Character: A Father’s Day Message
“Character is simply habit long continued.” – Plutarch
I spent Father’s Day with my beloved father, cooking him a good meal, watching a film together, and just talking and sharing. Though I had tentatively planned to post a piece regarding my father, no time permitted on Sunday – as I spent my time with him – certainly my priority for the day. Thus, I would like to share a number of thoughts and observations regarding my father with you today, as he has had a profound influence not only on who I have become but what I value most in others.
My father is a good man – a man of character. He is rare.
Having raised me since I was a child, my father instilled within me a sense that I could and should do whatever in life interested me. From an early age, I found I differed considerably from most other girls, just as I do from most women these days, since I possess a strength and resolve to pursue any matter I deem is important to do. I give no thought to what others will think of what I do – if it is right for me to do, I do it. I do give weight to other’s advice, guidance, and the wisdom they can share with me before making major decisions, but I don’t let the judgment of society or “political correctness” govern my actions at all. Injustice stirs a righteous indignation within me which motivates me to be part of making a difference to change things, to help, to resolve difficulties – not merely apathetically accept them. I am an individual who observes, evaluates, and trusts that still small voice which warns and cautions me or, on the other hand, may move me to take an action which will bless others. I love life – all its beauty (referring to not the man-made world, but the natural world ) – and all its possibilities to experience joy. Instrumental to that, is my endeavoring to live every moment from love. Love for all; a love that cannot be divided, a love which views all as my brothers and sisters, a love that I pray I will evince in every moment toward all. To do this means choosing love over fear in all circumstances (easier said than done), but which I try to do. Love leads one to say and do what must be done for the good in any situation, fear stifles one keeping them from experiencing such joy so as to keep them from experiencing discomfort. Through love, truth becomes ones priority, good is accomplished, and if two individuals value truth, sincere communication can occur. I believe such elements of my personality, my character, have been directly affected my the beautiful example and guidance my father has been for me throughout my life. Unlike many, I do not value the valueless, I value what is true and sincere.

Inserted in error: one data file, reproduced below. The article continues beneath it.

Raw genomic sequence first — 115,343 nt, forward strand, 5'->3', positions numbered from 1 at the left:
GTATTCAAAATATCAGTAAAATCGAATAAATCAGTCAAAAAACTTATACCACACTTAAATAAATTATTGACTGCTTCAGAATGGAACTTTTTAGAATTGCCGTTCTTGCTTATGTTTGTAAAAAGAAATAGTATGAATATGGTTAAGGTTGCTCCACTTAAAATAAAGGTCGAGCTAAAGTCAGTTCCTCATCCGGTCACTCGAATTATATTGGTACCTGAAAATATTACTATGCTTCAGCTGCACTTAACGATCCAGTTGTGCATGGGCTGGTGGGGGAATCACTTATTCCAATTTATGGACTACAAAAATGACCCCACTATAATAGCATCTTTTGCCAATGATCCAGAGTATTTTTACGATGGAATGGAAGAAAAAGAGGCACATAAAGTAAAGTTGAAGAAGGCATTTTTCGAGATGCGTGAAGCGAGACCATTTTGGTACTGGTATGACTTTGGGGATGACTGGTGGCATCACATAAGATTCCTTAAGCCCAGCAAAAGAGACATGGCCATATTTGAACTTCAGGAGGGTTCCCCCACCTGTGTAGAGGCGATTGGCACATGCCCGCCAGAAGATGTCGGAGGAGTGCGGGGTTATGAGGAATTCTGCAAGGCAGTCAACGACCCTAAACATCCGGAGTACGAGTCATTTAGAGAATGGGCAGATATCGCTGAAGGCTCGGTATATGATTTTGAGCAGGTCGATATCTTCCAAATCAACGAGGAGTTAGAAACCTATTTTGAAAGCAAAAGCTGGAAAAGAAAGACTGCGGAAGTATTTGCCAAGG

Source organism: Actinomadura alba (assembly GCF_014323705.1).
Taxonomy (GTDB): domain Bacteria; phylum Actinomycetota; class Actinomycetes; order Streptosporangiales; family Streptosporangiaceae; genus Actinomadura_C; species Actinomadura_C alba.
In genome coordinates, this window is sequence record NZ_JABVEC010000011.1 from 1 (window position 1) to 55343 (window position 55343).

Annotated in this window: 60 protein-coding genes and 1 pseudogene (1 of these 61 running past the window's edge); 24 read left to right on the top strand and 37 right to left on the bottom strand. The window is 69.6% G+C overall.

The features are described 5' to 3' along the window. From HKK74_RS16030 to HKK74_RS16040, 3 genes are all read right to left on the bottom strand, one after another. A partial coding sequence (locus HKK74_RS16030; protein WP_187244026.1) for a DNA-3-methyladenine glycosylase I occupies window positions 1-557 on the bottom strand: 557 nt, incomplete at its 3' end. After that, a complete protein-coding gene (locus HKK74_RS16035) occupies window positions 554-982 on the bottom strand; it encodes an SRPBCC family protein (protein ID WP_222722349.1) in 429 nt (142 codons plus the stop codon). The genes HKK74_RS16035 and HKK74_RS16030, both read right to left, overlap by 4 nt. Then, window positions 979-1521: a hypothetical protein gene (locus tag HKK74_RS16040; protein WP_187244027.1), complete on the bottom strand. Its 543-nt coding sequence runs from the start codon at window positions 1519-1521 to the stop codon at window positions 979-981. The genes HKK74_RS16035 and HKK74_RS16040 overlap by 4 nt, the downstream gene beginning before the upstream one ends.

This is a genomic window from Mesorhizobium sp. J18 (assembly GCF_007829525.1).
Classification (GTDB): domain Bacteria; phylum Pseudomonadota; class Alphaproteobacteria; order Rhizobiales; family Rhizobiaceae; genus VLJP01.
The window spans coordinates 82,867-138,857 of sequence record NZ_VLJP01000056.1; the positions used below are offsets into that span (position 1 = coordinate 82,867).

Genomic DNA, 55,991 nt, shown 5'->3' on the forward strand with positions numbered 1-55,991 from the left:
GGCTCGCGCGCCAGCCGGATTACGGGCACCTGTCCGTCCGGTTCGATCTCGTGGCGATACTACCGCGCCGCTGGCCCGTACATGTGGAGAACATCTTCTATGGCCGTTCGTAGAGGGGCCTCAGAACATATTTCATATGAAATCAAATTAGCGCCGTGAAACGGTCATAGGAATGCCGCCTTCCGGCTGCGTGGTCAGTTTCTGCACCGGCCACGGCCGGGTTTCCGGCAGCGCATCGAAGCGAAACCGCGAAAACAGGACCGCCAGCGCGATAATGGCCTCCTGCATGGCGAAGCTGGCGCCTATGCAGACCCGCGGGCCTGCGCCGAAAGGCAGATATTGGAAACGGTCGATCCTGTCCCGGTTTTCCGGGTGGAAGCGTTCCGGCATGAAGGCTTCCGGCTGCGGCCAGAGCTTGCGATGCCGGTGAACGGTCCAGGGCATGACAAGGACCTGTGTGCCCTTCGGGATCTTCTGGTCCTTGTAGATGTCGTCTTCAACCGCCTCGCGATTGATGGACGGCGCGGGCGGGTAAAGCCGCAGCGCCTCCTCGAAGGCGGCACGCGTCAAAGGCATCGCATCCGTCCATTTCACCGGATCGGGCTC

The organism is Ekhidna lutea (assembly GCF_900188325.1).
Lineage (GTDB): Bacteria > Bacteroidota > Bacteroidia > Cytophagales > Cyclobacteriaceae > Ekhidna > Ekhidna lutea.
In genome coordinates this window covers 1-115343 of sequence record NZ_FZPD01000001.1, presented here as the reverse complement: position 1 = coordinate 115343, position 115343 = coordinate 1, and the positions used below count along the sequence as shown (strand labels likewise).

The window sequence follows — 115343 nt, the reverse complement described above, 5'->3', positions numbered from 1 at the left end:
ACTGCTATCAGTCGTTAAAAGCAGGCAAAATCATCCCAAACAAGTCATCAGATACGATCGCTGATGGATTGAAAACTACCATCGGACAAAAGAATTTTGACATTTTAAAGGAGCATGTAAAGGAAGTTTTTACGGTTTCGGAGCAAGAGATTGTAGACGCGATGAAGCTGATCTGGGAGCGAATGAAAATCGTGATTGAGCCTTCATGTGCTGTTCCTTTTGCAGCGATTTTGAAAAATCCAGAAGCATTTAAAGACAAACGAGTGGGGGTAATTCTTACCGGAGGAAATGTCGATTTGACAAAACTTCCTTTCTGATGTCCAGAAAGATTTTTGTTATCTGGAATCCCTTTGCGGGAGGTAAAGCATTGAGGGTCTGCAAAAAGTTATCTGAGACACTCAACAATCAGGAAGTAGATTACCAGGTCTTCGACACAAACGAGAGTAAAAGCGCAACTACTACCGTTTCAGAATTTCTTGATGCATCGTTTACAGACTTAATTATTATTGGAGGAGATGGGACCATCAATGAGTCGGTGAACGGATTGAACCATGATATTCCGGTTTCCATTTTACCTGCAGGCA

Thus, as I consider my father, I share traits I value most that I’ve had a lifetime of seeing in him, and which I hope to always develop in myself and which I value most in others, things I’ve learned from him (and hope) to practice well in my life:
Trust: I trust my father, as I know he trust me. To put trust in another is a major step, and one which takes time to develop. Wisdom is permitting that trust to develop as one has proved themselves capable of it. It’s risky, but necessary. I’ve never met anyone in life I trust as I do my father; in him I can confide, share, and ask for advice knowing whatever he may say is said from his experience and his love for me. He will recognize and respect me to choose whatever path I choose, but he knows I will carefully consider whatever advice/guidance he may share. Trusting others is something I rarely do; I’ve misplaced my trust before and suffered the pains of betrayal as we all have. But true friends, those who actually value truth and who seek only to joyfully share (versus forming relationships for what they can take from another) are extremely rare in life. My deepest core seeks to joyfully share, to be a part of helping others achieve their dreams or our common dreams, so each can grow, learn, and share what we have learned with one another. That component of my personality has led to too easily trust others when they were not worthy, and I carry those experiences with me. I will not let it make me cynical so as not to trust others, but it slows me down to give all friendships time to develop, as they will, if they are true.
Control: My father has an ability to analyze a situation, without reacting, so as to decide the best course of action to take. He tries not to let emotionalism direct his actions, but instead evaluates situations in life and then uses his mind to decide what is best to do. He has always told me that it is only when he has reacted that he has made mistakes, and thus no matter the situation it is best to maintain a composure, a control, over one’s own feelings and thoughts so as to choose correctly. I think this is what makes him such an excellent chess player. He has always taught me that my mind is a tool, not to be used singularly, but in conjunction with my heart (my values and what I believe) to decide the best way to approach matters in life. This has made me a focused individual, when I decide to do something I focus all my energies on it, and do not get easily distracted. My shortcoming, is my “over zealousness” as he’s called it, sometimes letting my enthusiasm trump better judgment. This is an area where I need greater control; giving myself the moments (or days) necessary to make a wise rational decision versus spur of the moment decisions. My zeal and enthusiasm is an asset, but only when controlled with my mind…then I can best and most efficiently implement or achieve the good I wish to create. It has been said that what excites one controls one. Excitement, or let’s say delight or happiness in an activity, is natural, but if allowed to control one can lead to serious misjudgments. Self-control of one’s behavior is a great strength; emotionalism (being controlled by emotions) leads to mistakes and regret. Recognizing and embracing true emotion is essential to being a fully developed human being, but one must never let emotion alone choose the course of one’s behavior/decision making. It is also in having the willingness to control one’s emotions that one can most accurately discern the character of others. Blindly assuming the best of others can be a serious mistake. Control brings the experience to view clearly one’s own character as well as that of others.